PRESCRIPTIONS are set to be issued by physiotherapists and podiatrists for the first time under a new scheme.
The medics will be given prescription pads after completing a university course.
Under a previous system, physiotherapists and podiatrists who qualified as “supplementary prescribers” had to secure a complicated three-way agreement with the patient and their GP.
But now 29 medics from the Lothians who have completed the Allied Health Profession training course at Edinburgh Napier University will be able to make decisions themselves.
They are the first to qualify since new laws aimed at saving GPs’ time were introduced.
Emma Brewin, an acute diabetes specialist podiatrist at Edinburgh Royal Infirmary, is among those who have completed the course.
She said: “Diabetic foot infections can be limb and life-threatening so they require rapid and aggressive management.
“My independent prescribing status allows me to prescribe antibiotics without the limitations of a clinical management plan, so patients have timely access to the drugs they require.”
Ann Thomson, leader of the course at Edinburgh Napier, said that the changes meant prescriptions could be provided at the “right time and the right place”.
She added: “Not only is this more convenient for patients, it also frees up the valuable time of GPs and other doctors.”
Practitioners on the course study in their own time before putting together a portfolio consisting of a 1500-word essay and evidence of a detailed clinical examination signed off by a doctor. The module, which is running again this academic year, also gives students a grounding in the laws within their area.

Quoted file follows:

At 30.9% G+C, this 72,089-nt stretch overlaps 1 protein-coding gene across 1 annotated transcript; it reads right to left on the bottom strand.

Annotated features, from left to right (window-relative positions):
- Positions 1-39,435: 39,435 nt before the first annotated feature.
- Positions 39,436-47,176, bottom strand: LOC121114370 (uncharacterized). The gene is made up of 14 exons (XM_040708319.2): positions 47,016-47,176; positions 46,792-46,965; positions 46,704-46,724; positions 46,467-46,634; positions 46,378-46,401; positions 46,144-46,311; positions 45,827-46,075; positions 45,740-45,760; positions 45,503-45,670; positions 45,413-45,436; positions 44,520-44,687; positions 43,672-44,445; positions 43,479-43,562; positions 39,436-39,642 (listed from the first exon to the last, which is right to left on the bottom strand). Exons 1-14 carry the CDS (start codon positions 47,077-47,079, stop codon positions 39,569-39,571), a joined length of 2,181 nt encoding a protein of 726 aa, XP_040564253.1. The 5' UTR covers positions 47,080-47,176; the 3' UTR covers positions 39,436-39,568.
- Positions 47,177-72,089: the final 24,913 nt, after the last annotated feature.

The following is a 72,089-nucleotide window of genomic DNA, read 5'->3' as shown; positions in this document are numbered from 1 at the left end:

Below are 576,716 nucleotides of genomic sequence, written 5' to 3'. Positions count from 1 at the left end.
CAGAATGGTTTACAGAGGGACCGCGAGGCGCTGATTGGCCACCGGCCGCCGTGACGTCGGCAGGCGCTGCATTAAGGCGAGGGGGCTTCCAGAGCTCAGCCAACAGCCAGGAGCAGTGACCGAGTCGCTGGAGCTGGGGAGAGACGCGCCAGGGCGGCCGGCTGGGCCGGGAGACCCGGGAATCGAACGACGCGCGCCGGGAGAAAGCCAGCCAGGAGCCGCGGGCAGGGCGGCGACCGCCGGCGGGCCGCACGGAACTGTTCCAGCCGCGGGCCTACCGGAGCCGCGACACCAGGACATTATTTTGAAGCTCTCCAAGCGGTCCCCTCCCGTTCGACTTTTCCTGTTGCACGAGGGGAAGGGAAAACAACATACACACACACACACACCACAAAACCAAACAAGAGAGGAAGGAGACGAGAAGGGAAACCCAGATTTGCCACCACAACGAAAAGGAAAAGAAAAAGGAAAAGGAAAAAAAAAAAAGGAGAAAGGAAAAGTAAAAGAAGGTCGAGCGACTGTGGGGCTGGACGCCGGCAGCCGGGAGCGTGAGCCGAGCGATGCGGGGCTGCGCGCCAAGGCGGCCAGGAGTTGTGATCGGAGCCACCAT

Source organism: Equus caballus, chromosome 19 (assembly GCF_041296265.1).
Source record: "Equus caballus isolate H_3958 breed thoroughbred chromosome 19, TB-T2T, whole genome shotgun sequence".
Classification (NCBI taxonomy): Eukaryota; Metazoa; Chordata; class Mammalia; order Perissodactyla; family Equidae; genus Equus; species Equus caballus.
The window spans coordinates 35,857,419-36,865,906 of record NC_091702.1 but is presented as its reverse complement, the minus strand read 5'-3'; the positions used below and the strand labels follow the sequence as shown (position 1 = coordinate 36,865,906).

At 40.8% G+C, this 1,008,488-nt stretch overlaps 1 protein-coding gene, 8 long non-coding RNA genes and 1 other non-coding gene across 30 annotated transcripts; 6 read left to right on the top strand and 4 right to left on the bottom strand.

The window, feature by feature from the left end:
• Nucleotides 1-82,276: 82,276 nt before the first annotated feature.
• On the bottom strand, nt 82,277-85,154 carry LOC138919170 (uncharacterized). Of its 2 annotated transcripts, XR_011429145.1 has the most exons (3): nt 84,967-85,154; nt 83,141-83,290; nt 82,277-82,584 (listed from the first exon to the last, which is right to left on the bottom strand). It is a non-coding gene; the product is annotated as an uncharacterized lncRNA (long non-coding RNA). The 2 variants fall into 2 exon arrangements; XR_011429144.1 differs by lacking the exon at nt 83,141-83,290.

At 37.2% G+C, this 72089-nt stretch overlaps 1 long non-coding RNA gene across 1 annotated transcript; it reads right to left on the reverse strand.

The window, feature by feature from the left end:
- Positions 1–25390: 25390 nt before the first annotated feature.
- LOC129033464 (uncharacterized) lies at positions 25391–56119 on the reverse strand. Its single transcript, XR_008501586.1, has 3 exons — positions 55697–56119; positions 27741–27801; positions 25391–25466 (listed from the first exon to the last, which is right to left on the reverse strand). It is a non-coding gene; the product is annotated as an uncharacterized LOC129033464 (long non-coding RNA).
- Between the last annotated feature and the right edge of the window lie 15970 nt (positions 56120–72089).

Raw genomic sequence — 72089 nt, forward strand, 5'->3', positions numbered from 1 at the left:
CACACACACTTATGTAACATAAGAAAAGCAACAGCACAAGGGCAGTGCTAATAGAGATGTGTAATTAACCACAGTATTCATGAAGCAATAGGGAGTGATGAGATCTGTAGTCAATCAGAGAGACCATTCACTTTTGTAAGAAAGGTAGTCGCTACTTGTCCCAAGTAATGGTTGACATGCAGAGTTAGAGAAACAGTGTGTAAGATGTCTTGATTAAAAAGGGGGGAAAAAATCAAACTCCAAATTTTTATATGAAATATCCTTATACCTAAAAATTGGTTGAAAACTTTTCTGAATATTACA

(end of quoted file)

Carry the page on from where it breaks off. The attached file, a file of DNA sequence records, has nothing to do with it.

Specialist physiotherapists will then be able to prescribe medicines for patients with a wide range of conditions, including musculoskeletal, pain management and respiratory.
Podiatrists, who treat disorders of the foot, ankle and lower leg, will be able to prescribe drugs to diabetic patients with foot ulcers or people with wounds, ingrown toenails and fungal infections.
A group of students in England were the first to gain the new qualification because the laws was changed nine months earlier south of the Border.
In total, 44 students qualified from the first courses in Scotland, including 15 at Glasgow Caledonian University.
Ms Thomson expects patients and GPs to welcome the move.
She said: “A patient may see a physiotherapist about, for example, a sore back.
“The difference is that they’ll now be able to prescribe, if it’s appropriate, as part of the overall treatment programme.
“Someone suffering from rheumatoid arthritis could be prescribed medication at a physiotherapy appointment, or a podiatrist dealing with an infected ingrowing toenail will now be able to prescribe antibiotics.
“It’s all about making the care process that much better and smoother for the patient rather than them having to trail back to their GP,” Ms Thomson added.